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  Editorial Issue 107, May 2012   
A Fault is a Fault, AnywayA Fault is a Fault, Anyway  Contents 
Issue 106, April 2012 Follow DiWineTaste on Follow DiWineTaste on TwitterIssue 108, June 2012

A Fault is a Fault, Anyway


 It happens more and more to taste wines belonging to the so called natural family, a category not well defined yet and the producers themselves have sometimes different opinions about this subject. Many of these wines - and I am saying this with satisfaction and admiration - are of remarkable quality, well made and, last but not the least, without faults. On the other hand, some of them, as far as I can tell, are the majority, have pretty embarrassing faults, so gross that, not more than ten years ago, they would have been rejected by any wine lover. In these cases, it is very hard for me to consider a fault as a quality just because that wine is natural and for this reason it must be considered a product for the élite. In other words, I don't understand the glorification of natural wines by making this productive characteristic the only factor to be considered for the quality of a product: in case it is natural, it is better, no matter what.


 

 I am suspecting the so called natural wines represent - as a matter of fact - just another fashion in wine, a trend every expression and every product needs in order to stay alive and to catch attention. Wine is no exception: in the last twenty years we have seen so many fashions, born, grown up, died and, then, buried, forgotten, even denied. I like to point this out once again: it is not a matter of being contrary to natural wines; a genuine wine is however a goal to be favored and supported. I don't however subscribe to a current of thought, not so different from religious crusades supporting an “absolute truth” and that, most of the times, have the deplorable goal of hiding the “real truth”, by telling pathetic lies. I don't like arrogant currents of thought, rigid and deaf, always convinced to be on the right side, even rejecting those methods from which they come from, while not telling or denying their use even in case it is evident.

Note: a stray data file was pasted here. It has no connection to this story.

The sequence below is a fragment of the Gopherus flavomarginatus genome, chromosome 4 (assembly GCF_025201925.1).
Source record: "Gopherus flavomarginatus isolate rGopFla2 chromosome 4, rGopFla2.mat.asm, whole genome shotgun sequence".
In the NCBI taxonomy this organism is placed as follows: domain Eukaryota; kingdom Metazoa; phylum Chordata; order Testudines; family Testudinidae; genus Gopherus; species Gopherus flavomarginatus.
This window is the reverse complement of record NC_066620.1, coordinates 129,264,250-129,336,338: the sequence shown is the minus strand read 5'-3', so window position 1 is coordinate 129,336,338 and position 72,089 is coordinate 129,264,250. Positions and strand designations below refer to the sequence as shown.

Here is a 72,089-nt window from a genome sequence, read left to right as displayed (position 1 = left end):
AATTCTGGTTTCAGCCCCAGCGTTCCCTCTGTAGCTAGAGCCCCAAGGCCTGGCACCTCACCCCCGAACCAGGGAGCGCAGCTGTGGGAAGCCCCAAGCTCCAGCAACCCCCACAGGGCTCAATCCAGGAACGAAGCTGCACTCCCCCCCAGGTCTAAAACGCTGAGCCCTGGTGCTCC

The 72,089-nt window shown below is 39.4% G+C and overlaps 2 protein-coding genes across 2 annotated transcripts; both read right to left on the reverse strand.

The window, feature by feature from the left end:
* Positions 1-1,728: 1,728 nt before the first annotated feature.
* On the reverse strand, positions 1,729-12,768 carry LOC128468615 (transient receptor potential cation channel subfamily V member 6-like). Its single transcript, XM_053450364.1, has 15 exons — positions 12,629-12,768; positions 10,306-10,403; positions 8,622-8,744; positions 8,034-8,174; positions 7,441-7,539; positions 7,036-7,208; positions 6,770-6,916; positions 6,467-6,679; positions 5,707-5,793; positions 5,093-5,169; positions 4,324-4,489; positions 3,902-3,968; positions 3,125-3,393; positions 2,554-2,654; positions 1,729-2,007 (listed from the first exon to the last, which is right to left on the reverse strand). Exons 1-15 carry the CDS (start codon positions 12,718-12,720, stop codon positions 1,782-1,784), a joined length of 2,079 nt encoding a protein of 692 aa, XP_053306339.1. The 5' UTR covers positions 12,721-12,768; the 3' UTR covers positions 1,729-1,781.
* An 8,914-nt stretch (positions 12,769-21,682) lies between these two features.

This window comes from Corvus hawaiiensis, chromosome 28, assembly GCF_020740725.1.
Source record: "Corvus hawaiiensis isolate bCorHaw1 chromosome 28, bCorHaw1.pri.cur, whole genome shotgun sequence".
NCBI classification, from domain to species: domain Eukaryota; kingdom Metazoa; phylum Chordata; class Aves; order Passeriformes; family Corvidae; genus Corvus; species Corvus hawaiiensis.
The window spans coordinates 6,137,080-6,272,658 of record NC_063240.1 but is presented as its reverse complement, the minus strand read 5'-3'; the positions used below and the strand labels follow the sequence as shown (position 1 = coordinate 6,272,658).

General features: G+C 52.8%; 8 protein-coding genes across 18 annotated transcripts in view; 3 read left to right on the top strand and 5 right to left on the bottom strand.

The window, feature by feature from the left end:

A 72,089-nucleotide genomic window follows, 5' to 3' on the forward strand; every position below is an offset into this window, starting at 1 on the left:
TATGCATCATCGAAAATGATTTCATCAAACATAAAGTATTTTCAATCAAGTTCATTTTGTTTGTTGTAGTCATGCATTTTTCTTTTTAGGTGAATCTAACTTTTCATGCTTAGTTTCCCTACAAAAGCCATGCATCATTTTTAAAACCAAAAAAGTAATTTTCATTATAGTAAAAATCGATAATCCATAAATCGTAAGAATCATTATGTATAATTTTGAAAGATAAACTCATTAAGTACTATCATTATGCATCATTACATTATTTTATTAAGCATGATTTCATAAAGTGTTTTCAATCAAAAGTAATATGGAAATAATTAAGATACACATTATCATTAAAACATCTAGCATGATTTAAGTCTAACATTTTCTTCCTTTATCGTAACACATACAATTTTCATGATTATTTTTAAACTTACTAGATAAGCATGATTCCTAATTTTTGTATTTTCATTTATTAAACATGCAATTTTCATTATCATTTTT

It is too easy and utopian to say a natural wine is the one produced according to nature - and we should remember wine does not exist in nature - when everyone knows the only “natural journey” of grape juice is to become vinegar. The intervention of man is fundamental in order to affect the natural process in order to avoid what nature taught bacteria in order to ensure a chance of survival. This intervention, it is undeniable, is obtained by means of technology, those processes invented by man and which allowed him to better understand what a wine is and how it can be produced by interacting with natural processes. Denying technology and to consider it as the “absolute evil” is pure madness: even natural wines are the result of “technology”. Technology is not either good or bad, indeed, it is its use to make it good or bad. It would be like saying a straight razor is bad only because it is very sharp and can cause serious injuries, when - for the sake of truth - it is the most efficient tool for shaving and respectful for the skin. It is the use one makes of something to make it good or bad.